Electrical Safety Testing: Are You Doing Enough?
As a landlord, there are several laws you must adhere to surrounding electrical safety. For instance, landlords must ensure that all electrical installations are safe (such as light fittings, wiring and sockets) and they also need to ensure that all portable appliances supplied by the landlord to the property are safe. A portable appliance refers to anything in the property that has a plug, including kettles, washing machines, fridges, lamps etc.
A landlord has a legal duty of care to ensure the safety of tenants. As recent high-profile cases of tragedies caused by appliances highlight, there really should be no hesitation as far as a landlord is concerned to have the necessary tests done.
There is nothing written in black and white, however, about regular testing of appliances, or how often it should be carried out unless you are a House in Multiple Occupation (HMO) landlord where a Periodic Inspection is required every five years, by law.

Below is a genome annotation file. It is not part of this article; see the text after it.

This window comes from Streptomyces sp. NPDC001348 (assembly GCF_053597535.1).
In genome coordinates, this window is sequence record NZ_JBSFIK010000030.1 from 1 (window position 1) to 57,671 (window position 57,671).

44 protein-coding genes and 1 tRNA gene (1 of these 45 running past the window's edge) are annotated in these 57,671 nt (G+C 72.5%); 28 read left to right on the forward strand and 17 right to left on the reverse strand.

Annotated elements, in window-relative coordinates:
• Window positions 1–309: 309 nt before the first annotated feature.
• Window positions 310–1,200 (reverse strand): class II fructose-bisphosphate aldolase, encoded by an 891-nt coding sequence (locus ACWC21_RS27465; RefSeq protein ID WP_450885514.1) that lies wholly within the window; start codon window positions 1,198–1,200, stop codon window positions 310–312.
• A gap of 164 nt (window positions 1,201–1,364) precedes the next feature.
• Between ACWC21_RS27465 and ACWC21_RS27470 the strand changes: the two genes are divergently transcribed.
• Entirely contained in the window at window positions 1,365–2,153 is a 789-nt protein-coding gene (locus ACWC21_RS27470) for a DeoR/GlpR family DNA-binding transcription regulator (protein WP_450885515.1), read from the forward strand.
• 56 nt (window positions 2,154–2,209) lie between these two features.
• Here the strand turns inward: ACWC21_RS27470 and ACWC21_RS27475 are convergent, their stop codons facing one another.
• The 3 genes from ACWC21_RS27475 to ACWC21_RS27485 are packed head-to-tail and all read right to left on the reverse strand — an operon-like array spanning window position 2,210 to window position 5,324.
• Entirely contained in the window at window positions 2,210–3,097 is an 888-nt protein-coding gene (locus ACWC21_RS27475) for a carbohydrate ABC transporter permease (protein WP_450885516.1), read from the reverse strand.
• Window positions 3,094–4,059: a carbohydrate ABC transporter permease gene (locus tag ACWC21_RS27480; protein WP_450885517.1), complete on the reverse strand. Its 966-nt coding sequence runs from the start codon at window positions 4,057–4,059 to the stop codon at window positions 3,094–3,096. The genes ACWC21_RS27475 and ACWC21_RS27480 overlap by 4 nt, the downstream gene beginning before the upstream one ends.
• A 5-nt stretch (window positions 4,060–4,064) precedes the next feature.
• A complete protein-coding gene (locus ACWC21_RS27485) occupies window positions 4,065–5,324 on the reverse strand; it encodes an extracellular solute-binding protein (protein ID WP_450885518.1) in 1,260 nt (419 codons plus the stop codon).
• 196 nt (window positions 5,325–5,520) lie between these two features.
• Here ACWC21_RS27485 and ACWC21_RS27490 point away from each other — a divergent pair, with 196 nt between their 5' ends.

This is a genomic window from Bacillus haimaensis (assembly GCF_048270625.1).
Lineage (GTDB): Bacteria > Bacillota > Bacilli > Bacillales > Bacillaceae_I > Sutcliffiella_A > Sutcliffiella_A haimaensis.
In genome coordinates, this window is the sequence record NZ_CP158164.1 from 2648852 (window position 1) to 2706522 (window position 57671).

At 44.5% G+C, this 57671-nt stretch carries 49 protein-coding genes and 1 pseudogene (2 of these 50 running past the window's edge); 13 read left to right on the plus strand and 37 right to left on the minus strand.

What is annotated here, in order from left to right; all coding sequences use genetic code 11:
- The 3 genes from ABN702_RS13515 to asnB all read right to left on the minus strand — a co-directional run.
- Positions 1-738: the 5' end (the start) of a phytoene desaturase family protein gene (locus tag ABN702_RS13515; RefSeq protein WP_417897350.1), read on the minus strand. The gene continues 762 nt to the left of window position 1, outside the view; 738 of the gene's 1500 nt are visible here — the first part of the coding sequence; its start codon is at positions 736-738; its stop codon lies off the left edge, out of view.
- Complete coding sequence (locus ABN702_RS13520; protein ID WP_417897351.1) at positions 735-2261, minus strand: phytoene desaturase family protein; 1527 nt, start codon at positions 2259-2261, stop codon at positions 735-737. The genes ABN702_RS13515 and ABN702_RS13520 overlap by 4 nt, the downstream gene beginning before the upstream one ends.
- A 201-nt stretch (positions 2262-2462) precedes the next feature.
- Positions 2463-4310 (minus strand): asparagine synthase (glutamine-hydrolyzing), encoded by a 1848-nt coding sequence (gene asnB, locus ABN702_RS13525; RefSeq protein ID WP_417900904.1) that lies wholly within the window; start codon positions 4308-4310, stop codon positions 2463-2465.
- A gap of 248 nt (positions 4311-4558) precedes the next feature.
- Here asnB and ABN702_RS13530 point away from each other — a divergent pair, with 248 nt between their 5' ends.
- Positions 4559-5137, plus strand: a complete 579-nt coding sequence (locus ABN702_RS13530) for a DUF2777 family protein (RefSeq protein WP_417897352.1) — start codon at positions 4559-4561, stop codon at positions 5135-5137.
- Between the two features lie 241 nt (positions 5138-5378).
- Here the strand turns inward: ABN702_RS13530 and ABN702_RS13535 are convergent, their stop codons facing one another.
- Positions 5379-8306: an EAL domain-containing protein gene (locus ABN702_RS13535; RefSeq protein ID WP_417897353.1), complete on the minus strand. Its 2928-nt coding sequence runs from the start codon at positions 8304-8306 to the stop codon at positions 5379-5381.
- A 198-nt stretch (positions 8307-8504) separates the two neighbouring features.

Common sense should prevail though, and landlords should ensure a fully qualified electrician carries out regular safety checks. The generally accepted timescales are to have a portable appliance test carried out annually and a Periodic Inspection every five years. The cost to carry out such tests, and regularly, is insignificant compared to the risk if anything was unsafe to use.
A Portable Appliance Test costs approximately £60, with a Periodic Inspection around £100. The electrician who conducts the testing should provide copies of certificates once they are completed and in the case of Portable Appliance Tests, anything that does not pass should be immediately removed and replaced with a new item. For Periodic Inspections, the electrician may recommend works for anything that does not meet the current safety standards, and a landlord should always ensure that they have any remedial works carried out as soon as possible.
Penalties for landlords not ensuring their electrics are safe can include a £5,000 fine per non-compliant item, 6 months’ imprisonment or possible manslaughter charges if the worst happened and a tenant died because of unsafe electrics. Is it really worth the risk?
For further information, the below two guides provide an easy to understand explanation of the current legislation and how it applies to landlords.